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Long Workweeks and Strange Hours

Author

Listed:
  • Daniel S. Hamermesh
  • Elena Stancanelli

Abstract

U.S. workweeks are long compared to workweeks in other rich countries. Much less well-known is that Americans are more likely to work at night and on weekends. The authors examine the relationship between these two phenomena using the American Time Use Survey and time-diary data from France, Germany, the Netherlands, and the United Kingdom. Only small portions of the U.S.–European differences are attributable to observable characteristics. Adjusting for demographic and occupational differences, Americans’ incidence of night and weekend work would drop by no more than 10% if the average European workweek prevailed. Even if no Americans worked long hours, the incidence of unusual work times in the United States would far exceed those in continental Europe.

Suggested Citation

  • Daniel S. Hamermesh & Elena Stancanelli, 2015. "Long Workweeks and Strange Hours," ILR Review, Cornell University, ILR School, vol. 68(5), pages 1007-1018, October.
  • Handle: RePEc:sae:ilrrev:v:68:y:2015:i:5:p:1007-1018
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    References listed on IDEAS

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    1. Stephen P. Jenkins & Lars Osberg, 2003. "Nobody to Play with?: The Implications of Leisure Coordination," Discussion Papers of DIW Berlin 368, DIW Berlin, German Institute for Economic Research.
    2. Boeri, Tito & Burda, Michael & Kramarz, Francis (ed.), 2008. "Working Hours and Job Sharing in the EU and USA: Are Europeans Lazy? Or Americans Crazy?," OUP Catalogue, Oxford University Press, number 9780199231027.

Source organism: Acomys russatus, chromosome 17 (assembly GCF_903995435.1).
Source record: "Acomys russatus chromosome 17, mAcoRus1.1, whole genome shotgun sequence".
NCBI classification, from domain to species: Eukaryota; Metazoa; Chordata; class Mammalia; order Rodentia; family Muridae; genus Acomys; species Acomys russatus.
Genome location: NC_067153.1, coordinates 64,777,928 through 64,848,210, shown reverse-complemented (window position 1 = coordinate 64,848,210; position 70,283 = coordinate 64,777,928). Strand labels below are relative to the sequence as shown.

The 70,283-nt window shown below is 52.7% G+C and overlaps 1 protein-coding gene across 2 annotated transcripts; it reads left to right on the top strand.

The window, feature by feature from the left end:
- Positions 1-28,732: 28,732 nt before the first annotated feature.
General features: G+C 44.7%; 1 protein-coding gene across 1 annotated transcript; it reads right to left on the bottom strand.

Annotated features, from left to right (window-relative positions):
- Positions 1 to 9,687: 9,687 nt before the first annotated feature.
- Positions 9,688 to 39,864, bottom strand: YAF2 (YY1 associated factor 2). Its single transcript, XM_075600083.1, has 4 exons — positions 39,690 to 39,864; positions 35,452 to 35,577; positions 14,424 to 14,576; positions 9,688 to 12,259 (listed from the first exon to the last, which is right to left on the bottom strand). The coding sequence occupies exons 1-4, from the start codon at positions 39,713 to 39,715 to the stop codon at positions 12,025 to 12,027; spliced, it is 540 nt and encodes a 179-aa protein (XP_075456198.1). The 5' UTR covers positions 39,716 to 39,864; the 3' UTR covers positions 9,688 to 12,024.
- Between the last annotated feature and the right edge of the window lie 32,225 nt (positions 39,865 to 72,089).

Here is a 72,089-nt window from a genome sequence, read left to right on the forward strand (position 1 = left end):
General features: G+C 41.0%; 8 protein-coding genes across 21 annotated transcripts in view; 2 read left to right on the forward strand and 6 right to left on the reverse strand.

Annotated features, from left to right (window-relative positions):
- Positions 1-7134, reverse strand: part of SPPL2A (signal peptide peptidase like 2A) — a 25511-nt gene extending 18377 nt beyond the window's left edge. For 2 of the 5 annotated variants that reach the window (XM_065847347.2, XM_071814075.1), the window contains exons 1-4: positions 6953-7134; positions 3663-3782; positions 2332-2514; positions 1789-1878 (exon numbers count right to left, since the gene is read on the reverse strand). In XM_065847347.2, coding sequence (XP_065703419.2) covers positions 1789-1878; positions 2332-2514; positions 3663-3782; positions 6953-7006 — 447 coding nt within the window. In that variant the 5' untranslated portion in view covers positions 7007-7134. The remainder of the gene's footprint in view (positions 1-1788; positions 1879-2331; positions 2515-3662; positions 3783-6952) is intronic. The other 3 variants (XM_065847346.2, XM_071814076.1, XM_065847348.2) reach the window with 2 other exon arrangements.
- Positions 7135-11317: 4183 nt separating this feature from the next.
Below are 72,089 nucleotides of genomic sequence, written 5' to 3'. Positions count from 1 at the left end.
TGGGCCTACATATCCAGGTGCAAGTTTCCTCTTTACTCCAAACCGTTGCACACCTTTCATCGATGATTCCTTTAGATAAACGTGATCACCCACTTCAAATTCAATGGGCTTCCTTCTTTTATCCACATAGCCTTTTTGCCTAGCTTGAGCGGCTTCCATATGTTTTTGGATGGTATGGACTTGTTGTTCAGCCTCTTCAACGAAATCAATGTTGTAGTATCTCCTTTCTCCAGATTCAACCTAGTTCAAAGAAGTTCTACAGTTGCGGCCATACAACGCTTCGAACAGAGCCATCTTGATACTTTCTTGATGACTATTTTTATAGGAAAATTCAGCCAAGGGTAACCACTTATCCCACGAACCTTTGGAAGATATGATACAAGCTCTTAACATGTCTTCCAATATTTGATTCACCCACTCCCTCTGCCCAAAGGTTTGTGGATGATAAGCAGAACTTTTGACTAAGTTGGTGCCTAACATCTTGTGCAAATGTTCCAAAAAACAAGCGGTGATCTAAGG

3. Bell, Linda A. & Freeman, Richard B., 2001. "The incentive for working hard: explaining hours worked differences in the US and Germany," Labour Economics, Elsevier, vol. 8(2), pages 181-202, May.
    4. Gerald S. Oettinger, 2011. "The Incidence and Wage Consequences of Home-Based Work in the United States, 1980–2000," Journal of Human Resources, University of Wisconsin Press, vol. 46(2), pages 237-260.
    5. Peter Kuhn & Fernando Lozano, 2008. "The Expanding Workweek? Understanding Trends in Long Work Hours among U.S. Men, 1979-2006," Journal of Labor Economics, University of Chicago Press, vol. 26(2), pages 311-343, April.
    6. Daniel S. Hamermesh & Harley Frazis & Jay Stewart, 2005. "Data Watch: The American Time Use Survey," Journal of Economic Perspectives, American Economic Association, vol. 19(1), pages 221-232, Winter.
    7. Kostiuk, Peter F, 1990. "Compensating Differentials for Shift Work," Journal of Political Economy, University of Chicago Press, vol. 98(5), pages 1054-1075, October.
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    Citations

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    Cited by:

    1. Andrew E. Clark & Elena Stancanelli, 2016. "Individual Well-Being and the Allocation of Time Before and After the Boston Marathon Terrorist Bombing," Working Papers hal-01302843, HAL.
    2. Shapira, Chen & Vilnai-Yavetz, Iris & Rafaeli, Anat & Zemel, Moran, 2016. "Time clock requirements for hospital physicians," Health Policy, Elsevier, vol. 120(6), pages 690-697.
    3. repec:wea:econth:v:7:y:2018:i:2:p:1 is not listed on IDEAS
    4. Deguilhem, Thibaud & Berrou, Jean-Philippe & Combarnous, François, 2017. "Using your ties to get a worse job? The differential effects of social networks on quality of employment: Evidence from Colombia," MPRA Paper 78628, University Library of Munich, Germany.
    5. repec:bla:brjirl:v:57:y:2019:i:1:p:33-61 is not listed on IDEAS
    6. Andrew E. Clark & Orla Doyle & Elena Stancanelli, 2017. "The Impact of Terrorism on Well-being: Evidence from the Boston Marathon Bombing," Working Papers 201717, School of Economics, University College Dublin.
    7. Andrew E. Clark & Elena Stancanelli, 2016. "Individual Well-Being and the Allocation of Time Before and After the Boston Marathon Terrorist Bombing," PSE Working Papers hal-01302843, HAL.
    8. repec:hal:cesptp:hal-01302843 is not listed on IDEAS
    9. repec:eee:jotrge:v:66:y:2018:i:c:p:19-29 is not listed on IDEAS
    10. MORIKAWA Masayuki, 2018. "Uncertainty over Working Schedules and Compensating Wage Differentials: From the viewpoint of labor management," Discussion papers 18015, Research Institute of Economy, Trade and Industry (RIETI).

    More about this item

    Keywords

    night work; weekend work; shorter hours;

    JEL classification:

    • J22 - Labor and Demographic Economics - - Demand and Supply of Labor - - - Time Allocation and Labor Supply
    • J08 - Labor and Demographic Economics - - General - - - Labor Economics Policies

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